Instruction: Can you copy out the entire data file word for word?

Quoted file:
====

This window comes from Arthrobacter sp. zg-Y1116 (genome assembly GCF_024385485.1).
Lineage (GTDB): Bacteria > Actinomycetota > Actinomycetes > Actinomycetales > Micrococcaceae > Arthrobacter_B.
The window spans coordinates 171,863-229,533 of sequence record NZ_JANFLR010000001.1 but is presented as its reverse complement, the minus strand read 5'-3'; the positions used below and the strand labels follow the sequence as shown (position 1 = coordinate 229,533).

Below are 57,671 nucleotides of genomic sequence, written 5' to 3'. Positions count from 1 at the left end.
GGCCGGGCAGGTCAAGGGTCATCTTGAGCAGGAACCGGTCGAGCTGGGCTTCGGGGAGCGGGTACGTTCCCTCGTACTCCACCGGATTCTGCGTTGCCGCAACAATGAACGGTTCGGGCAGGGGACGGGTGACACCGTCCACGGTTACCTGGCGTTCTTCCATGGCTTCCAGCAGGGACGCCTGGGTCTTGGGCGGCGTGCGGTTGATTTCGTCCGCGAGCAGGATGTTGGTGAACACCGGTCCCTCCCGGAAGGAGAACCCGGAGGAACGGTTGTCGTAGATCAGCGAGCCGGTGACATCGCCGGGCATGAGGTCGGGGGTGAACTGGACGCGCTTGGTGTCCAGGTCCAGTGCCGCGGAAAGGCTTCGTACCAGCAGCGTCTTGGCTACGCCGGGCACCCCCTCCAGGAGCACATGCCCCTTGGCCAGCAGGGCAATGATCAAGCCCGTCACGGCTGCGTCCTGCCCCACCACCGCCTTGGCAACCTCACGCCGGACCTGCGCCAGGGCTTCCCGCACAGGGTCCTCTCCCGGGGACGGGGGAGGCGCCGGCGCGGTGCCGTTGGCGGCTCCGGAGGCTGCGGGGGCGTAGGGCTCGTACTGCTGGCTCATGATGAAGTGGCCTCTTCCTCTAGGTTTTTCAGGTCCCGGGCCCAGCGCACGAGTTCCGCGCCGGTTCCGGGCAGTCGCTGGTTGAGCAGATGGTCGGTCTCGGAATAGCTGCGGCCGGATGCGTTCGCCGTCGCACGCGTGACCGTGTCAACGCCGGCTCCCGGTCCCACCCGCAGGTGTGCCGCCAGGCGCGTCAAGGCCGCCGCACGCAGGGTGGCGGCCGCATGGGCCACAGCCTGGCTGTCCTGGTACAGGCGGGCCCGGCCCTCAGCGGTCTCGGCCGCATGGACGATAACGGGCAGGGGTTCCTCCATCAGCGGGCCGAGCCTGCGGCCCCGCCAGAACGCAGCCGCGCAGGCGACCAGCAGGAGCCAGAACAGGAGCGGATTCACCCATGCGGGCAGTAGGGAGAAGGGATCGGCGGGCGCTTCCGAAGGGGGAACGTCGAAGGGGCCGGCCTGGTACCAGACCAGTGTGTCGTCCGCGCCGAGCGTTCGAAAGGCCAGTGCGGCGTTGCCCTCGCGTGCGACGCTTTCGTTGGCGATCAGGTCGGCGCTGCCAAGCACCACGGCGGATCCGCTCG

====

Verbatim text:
This window comes from Arthrobacter sp. zg-Y1116 (genome assembly GCF_024385485.1).
Lineage (GTDB): Bacteria > Actinomycetota > Actinomycetes > Actinomycetales > Micrococcaceae > Arthrobacter_B.
The window spans coordinates 171,863-229,533 of sequence record NZ_JANFLR010000001.1 but is presented as its reverse complement, the minus strand read 5'-3'; the positions used below and the strand labels follow the sequence as shown (position 1 = coordinate 229,533).

Below are 57,671 nucleotides of genomic sequence, written 5' to 3'. Positions count from 1 at the left end.
GGCCGGGCAGGTCAAGGGTCATCTTGAGCAGGAACCGGTCGAGCTGGGCTTCGGGGAGCGGGTACGTTCCCTCGTACTCCACCGGATTCTGCGTTGCCGCAACAATGAACGGTTCGGGCAGGGGACGGGTGACACCGTCCACGGTTACCTGGCGTTCTTCCATGGCTTCCAGCAGGGACGCCTGGGTCTTGGGCGGCGTGCGGTTGATTTCGTCCGCGAGCAGGATGTTGGTGAACACCGGTCCCTCCCGGAAGGAGAACCCGGAGGAACGGTTGTCGTAGATCAGCGAGCCGGTGACATCGCCGGGCATGAGGTCGGGGGTGAACTGGACGCGCTTGGTGTCCAGGTCCAGTGCCGCGGAAAGGCTTCGTACCAGCAGCGTCTTGGCTACGCCGGGCACCCCCTCCAGGAGCACATGCCCCTTGGCCAGCAGGGCAATGATCAAGCCCGTCACGGCTGCGTCCTGCCCCACCACCGCCTTGGCAACCTCACGCCGGACCTGCGCCAGGGCTTCCCGCACAGGGTCCTCTCCCGGGGACGGGGGAGGCGCCGGCGCGGTGCCGTTGGCGGCTCCGGAGGCTGCGGGGGCGTAGGGCTCGTACTGCTGGCTCATGATGAAGTGGCCTCTTCCTCTAGGTTTTTCAGGTCCCGGGCCCAGCGCACGAGTTCCGCGCCGGTTCCGGGCAGTCGCTGGTTGAGCAGATGGTCGGTCTCGGAATAGCTGCGGCCGGATGCGTTCGCCGTCGCACGCGTGACCGTGTCAACGCCGGCTCCCGGTCCCACCCGCAGGTGTGCCGCCAGGCGCGTCAAGGCCGCCGCACGCAGGGTGGCGGCCGCATGGGCCACAGCCTGGCTGTCCTGGTACAGGCGGGCCCGGCCCTCAGCGGTCTCGGCCGCATGGACGATAACGGGCAGGGGTTCCTCCATCAGCGGGCCGAGCCTGCGGCCCCGCCAGAACGCAGCCGCGCAGGCGACCAGCAGGAGCCAGAACAGGAGCGGATTCACCCATGCGGGCAGTAGGGAGAAGGGATCGGCGGGCGCTTCCGAAGGGGGAACGTCGAAGGGGCCGGCCTGGTACCAGACCAGTGTGTCGTCCGCGCCGAGCGTTCGAAAGGCCAGTGCGGCGTTGCCCTCGCGTGCGACGCTTTCGTTGGCGATCAGGTCGGCGCTGCCAAGCACCACGGCGGATCCGCTCG